Getting the data into Google Sheets didn’t just help with data entry and review. It also meant we could start using the in-progress data with code and tools. We wrote code to regularly pull data from the Google Sheets document in comma-separated format (CSV) for use in an “Incipit Search Tool”, to help the project team identify stories based on the first meaningful lines of the story. Because the tool is regularly updated with data from the spreadsheet, the search results improved as they added more information.

We also wrote a script to synchronize data from Google Sheets to CSV files in a data repository on GitHub. I expected it would be straightforward to synchronize the data, but I was pleased that we were able to get not just the data, but also information about contributors. We use  revision information to identify the authors of recent edits, and then include them as co-authors on the git commit. This aligns with CDH values, since we care about giving people credit for their work and being open and transparent about our own work and processes. Having a copy of the data in GitHub provides an open, non-proprietary backup that can be used with other tools as data work moves forward, and also makes it easier to see changes over time by comparing revisions. We set up automatic data checks with GoodTables, and the data could be used for preliminary analysis or display with a static site generator such as Jekyll or Hugo.

Screenshot of recent commit history for synchronized PEMM data on GitHub showing updates with co-author attribution.

Screenshot of recent commit history for synchronized PEMM data on GitHub showing updates with co-author attribution.

Ultimately, the experiment provided many benefits to the project. Since we successfully transitioned Wendy and her project data into Google Sheets, she’s been able to recruit more collaborators, make significant progress on her project, and begin to do some preliminary analysis. But from the technical side, I’m not sure that this experiment with Google Sheets was a complete success.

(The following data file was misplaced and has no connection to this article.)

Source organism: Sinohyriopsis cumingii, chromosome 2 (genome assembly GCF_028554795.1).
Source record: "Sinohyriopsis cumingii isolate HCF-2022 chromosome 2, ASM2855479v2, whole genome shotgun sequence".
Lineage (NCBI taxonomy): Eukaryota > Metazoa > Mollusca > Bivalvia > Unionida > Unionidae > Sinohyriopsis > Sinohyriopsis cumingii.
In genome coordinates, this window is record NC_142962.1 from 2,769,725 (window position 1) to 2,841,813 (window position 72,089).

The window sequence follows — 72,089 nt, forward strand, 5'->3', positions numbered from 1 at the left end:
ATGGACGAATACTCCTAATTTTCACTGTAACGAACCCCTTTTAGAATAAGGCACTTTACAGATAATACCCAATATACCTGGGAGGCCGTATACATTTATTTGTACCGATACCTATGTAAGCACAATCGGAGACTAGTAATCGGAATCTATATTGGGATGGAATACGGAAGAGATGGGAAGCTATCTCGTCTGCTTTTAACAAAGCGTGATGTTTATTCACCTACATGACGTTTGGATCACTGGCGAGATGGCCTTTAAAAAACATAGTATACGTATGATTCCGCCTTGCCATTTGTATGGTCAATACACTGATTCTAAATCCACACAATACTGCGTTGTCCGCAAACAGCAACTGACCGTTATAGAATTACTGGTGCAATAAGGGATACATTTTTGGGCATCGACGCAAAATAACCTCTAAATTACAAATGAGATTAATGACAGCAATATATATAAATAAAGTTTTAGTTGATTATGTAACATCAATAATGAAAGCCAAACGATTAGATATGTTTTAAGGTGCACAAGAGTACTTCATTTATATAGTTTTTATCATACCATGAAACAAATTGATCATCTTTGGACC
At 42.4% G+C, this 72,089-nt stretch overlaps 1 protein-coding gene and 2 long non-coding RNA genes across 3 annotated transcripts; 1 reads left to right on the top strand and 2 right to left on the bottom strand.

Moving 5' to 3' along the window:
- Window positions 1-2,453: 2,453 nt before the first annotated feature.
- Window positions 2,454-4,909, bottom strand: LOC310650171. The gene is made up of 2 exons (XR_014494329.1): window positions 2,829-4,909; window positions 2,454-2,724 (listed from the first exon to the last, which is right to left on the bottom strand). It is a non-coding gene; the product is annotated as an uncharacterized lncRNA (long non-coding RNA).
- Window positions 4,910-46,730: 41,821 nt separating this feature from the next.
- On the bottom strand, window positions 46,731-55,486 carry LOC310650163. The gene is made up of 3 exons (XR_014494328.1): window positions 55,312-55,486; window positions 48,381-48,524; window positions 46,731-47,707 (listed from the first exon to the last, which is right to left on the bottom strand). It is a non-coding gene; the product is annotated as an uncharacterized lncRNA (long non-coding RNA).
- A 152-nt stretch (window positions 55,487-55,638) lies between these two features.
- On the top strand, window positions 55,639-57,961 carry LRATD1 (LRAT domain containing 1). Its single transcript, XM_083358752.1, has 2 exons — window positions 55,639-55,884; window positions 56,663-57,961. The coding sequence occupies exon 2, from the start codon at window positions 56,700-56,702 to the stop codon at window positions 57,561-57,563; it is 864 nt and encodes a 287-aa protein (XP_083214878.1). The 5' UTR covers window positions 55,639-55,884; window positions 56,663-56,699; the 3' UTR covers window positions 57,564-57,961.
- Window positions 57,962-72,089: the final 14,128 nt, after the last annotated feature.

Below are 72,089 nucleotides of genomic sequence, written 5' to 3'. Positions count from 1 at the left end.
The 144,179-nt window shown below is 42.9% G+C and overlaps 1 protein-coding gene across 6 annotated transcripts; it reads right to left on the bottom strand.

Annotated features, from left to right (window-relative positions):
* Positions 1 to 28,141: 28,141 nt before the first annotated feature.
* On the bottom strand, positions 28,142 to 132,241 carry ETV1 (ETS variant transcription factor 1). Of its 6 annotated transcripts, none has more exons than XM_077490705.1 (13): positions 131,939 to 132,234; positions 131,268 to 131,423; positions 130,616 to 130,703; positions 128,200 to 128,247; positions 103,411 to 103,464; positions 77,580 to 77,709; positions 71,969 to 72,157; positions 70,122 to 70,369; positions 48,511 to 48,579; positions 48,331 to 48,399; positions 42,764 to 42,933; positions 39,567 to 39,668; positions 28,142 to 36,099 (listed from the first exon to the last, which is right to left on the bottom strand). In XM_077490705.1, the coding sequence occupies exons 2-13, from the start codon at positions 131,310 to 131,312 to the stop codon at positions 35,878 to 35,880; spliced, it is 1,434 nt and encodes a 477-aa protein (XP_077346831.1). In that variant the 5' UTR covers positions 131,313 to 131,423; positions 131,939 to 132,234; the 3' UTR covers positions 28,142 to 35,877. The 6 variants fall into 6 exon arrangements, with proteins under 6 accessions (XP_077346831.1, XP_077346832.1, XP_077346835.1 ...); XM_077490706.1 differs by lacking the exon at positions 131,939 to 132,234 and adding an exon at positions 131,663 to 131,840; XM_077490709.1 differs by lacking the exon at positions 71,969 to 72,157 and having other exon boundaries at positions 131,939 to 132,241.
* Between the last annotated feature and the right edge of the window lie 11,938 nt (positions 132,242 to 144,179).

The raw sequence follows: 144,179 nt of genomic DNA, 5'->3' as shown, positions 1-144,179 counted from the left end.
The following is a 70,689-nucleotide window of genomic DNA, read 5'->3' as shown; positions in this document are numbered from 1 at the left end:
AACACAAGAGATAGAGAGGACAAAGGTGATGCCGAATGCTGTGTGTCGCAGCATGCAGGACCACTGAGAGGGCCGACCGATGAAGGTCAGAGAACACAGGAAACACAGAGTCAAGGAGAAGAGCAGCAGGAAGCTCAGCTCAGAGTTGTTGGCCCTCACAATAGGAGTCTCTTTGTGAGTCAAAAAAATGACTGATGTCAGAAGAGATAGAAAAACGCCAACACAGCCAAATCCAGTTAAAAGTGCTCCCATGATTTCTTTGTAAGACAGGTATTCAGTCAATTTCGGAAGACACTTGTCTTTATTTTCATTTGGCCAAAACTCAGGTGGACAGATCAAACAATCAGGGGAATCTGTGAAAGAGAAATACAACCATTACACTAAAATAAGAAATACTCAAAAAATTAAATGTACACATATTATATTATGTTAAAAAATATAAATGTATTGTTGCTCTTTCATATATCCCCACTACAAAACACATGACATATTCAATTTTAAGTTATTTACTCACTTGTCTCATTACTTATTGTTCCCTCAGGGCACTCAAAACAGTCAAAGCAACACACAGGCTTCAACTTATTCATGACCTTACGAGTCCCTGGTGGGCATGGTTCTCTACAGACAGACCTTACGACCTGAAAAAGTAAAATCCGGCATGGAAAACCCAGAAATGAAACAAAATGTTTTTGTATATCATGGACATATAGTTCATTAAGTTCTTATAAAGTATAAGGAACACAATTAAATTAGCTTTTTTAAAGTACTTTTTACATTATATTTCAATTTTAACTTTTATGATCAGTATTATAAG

Lessons learned

I had hoped we would be able to build “light-weight” tooling around Google Sheets, but because we were doing something new and experimental, we had to figure out and build all those tools ourselves. As we worked on it, we discovered that we had assumptions based on our previous work implementing relational databases that didn’t hold up here.

One big gap was making changes to the spreadsheet after it was in use. When we work with the Django web framework, we can write data migrations to automate the process of adding and modifying fields in the database after it’s already in use, and also to run automatic transformations on the data (e.g., to add new values calculated on existing information, or adjust the data). We didn’t have anything like that for Google Sheets!

Our initial solution to set up and structure the Google Sheets document was something that DH Developer Nick Budak developed in Google Apps Script using the Google Sheets API, and adding migration and data structure versioning seemed wildly out of scope for our proposed “light-weight” solution. So, when we did have to add new fields or adjust validation (as inevitably happens once you start doing real data work), we found ourselves making some changes manually alongside partially-automated changes.